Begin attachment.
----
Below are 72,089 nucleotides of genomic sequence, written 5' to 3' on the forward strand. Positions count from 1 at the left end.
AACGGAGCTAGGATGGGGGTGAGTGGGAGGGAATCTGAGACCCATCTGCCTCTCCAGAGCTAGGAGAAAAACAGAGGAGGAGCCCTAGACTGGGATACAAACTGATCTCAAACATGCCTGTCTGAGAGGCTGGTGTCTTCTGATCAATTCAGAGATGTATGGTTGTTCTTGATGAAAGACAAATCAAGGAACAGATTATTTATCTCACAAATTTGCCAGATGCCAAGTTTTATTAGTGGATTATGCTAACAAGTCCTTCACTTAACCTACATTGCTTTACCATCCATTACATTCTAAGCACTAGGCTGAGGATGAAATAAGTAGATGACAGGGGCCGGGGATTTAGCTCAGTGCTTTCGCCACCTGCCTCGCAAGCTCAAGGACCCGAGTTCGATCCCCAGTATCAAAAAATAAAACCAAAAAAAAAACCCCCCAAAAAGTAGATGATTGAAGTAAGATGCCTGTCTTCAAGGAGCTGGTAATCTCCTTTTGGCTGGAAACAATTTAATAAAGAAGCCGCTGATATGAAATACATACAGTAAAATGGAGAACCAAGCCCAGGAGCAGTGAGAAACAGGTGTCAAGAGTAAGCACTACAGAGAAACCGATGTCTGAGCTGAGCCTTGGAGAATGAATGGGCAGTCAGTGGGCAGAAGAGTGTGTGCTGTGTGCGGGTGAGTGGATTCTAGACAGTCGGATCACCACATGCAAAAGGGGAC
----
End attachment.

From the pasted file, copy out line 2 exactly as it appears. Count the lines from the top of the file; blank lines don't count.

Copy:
AACGGAGCTAGGATGGGGGTGAGTGGGAGGGAATCTGAGACCCATCTGCCTCTCCAGAGCTAGGAGAAAAACAGAGGAGGAGCCCTAGACTGGGATACAAACTGATCTCAAACATGCCTGTCTGAGAGGCTGGTGTCTTCTGATCAATTCAGAGATGTATGGTTGTTCTTGATGAAAGACAAATCAAGGAACAGATTATTTATCTCACAAATTTGCCAGATGCCAAGTTTTATTAGTGGATTATGCTAACAAGTCCTTCACTTAACCTACATTGCTTTACCATCCATTACATTCTAAGCACTAGGCTGAGGATGAAATAAGTAGATGACAGGGGCCGGGGATTTAGCTCAGTGCTTTCGCCACCTGCCTCGCAAGCTCAAGGACCCGAGTTCGATCCCCAGTATCAAAAAATAAAACCAAAAAAAAAACCCCCCAAAAAGTAGATGATTGAAGTAAGATGCCTGTCTTCAAGGAGCTGGTAATCTCCTTTTGGCTGGAAACAATTTAATAAAGAAGCCGCTGATATGAAATACATACAGTAAAATGGAGAACCAAGCCCAGGAGCAGTGAGAAACAGGTGTCAAGAGTAAGCACTACAGAGAAACCGATGTCTGAGCTGAGCCTTGGAGAATGAATGGGCAGTCAGTGGGCAGAAGAGTGTGTGCTGTGTGCGGGTGAGTGGATTCTAGACAGTCGGATCACCACATGCAAAAGGGGAC